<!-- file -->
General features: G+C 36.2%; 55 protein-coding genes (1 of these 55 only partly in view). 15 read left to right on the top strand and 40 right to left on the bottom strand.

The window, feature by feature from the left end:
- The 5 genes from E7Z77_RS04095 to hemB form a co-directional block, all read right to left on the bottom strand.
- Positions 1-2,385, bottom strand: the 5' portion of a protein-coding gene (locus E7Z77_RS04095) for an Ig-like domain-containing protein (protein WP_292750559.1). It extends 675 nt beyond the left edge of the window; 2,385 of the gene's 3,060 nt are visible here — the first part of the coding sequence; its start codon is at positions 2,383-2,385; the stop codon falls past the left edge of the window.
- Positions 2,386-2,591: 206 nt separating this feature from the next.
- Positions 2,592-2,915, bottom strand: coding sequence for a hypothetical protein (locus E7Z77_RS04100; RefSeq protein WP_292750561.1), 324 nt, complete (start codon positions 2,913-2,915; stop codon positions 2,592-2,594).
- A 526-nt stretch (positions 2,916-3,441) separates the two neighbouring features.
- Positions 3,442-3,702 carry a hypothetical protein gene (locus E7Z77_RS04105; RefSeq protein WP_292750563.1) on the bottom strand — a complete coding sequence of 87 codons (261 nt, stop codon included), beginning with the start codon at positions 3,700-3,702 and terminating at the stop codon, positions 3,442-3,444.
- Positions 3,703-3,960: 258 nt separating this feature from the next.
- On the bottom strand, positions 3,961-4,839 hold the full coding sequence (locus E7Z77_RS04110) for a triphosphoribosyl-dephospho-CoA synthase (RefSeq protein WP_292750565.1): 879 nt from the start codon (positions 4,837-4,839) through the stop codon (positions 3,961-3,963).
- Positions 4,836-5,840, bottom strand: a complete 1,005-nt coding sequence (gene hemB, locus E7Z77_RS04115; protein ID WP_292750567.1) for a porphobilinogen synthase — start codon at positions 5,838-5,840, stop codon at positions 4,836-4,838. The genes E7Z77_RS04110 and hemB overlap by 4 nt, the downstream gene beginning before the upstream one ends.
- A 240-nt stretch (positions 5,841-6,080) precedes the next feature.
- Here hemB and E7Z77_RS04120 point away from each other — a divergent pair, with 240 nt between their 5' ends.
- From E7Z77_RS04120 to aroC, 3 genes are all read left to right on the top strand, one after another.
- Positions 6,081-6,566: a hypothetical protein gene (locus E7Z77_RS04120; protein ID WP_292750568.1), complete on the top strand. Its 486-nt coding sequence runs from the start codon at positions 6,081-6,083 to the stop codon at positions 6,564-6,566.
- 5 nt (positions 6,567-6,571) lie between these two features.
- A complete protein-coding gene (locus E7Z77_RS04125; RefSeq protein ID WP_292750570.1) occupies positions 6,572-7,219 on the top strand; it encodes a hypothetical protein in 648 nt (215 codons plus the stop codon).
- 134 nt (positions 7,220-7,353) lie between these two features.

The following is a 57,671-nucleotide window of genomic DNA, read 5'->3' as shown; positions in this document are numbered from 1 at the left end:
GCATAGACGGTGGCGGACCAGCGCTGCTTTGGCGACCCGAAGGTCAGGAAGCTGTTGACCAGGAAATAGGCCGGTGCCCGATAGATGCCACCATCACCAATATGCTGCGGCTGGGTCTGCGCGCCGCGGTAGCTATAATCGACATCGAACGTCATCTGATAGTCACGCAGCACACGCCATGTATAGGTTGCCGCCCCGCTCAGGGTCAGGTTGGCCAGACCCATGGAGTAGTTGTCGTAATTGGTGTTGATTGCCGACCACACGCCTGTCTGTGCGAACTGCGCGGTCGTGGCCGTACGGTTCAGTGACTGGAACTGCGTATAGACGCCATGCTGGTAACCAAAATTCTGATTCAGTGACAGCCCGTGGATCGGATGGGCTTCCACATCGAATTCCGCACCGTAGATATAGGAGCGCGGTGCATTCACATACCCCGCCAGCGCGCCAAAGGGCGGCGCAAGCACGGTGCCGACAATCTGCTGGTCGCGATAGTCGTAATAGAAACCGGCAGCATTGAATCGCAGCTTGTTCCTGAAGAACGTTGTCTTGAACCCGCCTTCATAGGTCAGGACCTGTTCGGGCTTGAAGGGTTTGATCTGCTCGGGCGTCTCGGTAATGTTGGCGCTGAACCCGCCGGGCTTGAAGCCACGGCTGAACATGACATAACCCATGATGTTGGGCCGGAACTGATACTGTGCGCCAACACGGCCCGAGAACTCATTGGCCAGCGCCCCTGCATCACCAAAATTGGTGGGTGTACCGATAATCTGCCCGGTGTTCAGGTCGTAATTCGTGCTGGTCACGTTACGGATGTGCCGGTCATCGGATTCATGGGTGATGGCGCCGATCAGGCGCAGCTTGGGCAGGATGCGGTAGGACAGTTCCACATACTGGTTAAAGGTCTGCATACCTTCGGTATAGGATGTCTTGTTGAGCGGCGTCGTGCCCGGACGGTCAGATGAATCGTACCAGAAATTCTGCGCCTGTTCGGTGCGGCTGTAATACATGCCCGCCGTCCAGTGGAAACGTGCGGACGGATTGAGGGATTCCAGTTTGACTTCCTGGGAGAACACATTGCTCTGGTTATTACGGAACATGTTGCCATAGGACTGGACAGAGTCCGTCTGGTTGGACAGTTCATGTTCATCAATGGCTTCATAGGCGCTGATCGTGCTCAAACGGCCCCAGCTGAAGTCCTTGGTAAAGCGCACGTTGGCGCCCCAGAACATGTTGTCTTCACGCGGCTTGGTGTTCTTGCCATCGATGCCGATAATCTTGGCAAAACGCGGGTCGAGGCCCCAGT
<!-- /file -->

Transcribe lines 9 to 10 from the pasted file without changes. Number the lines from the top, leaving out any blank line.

- Positions 3,703-3,960: 258 nt separating this feature from the next.
- On the bottom strand, positions 3,961-4,839 hold the full coding sequence (locus E7Z77_RS04110) for a triphosphoribosyl-dephospho-CoA synthase (RefSeq protein WP_292750565.1): 879 nt from the start codon (positions 4,837-4,839) through the stop codon (positions 3,961-3,963).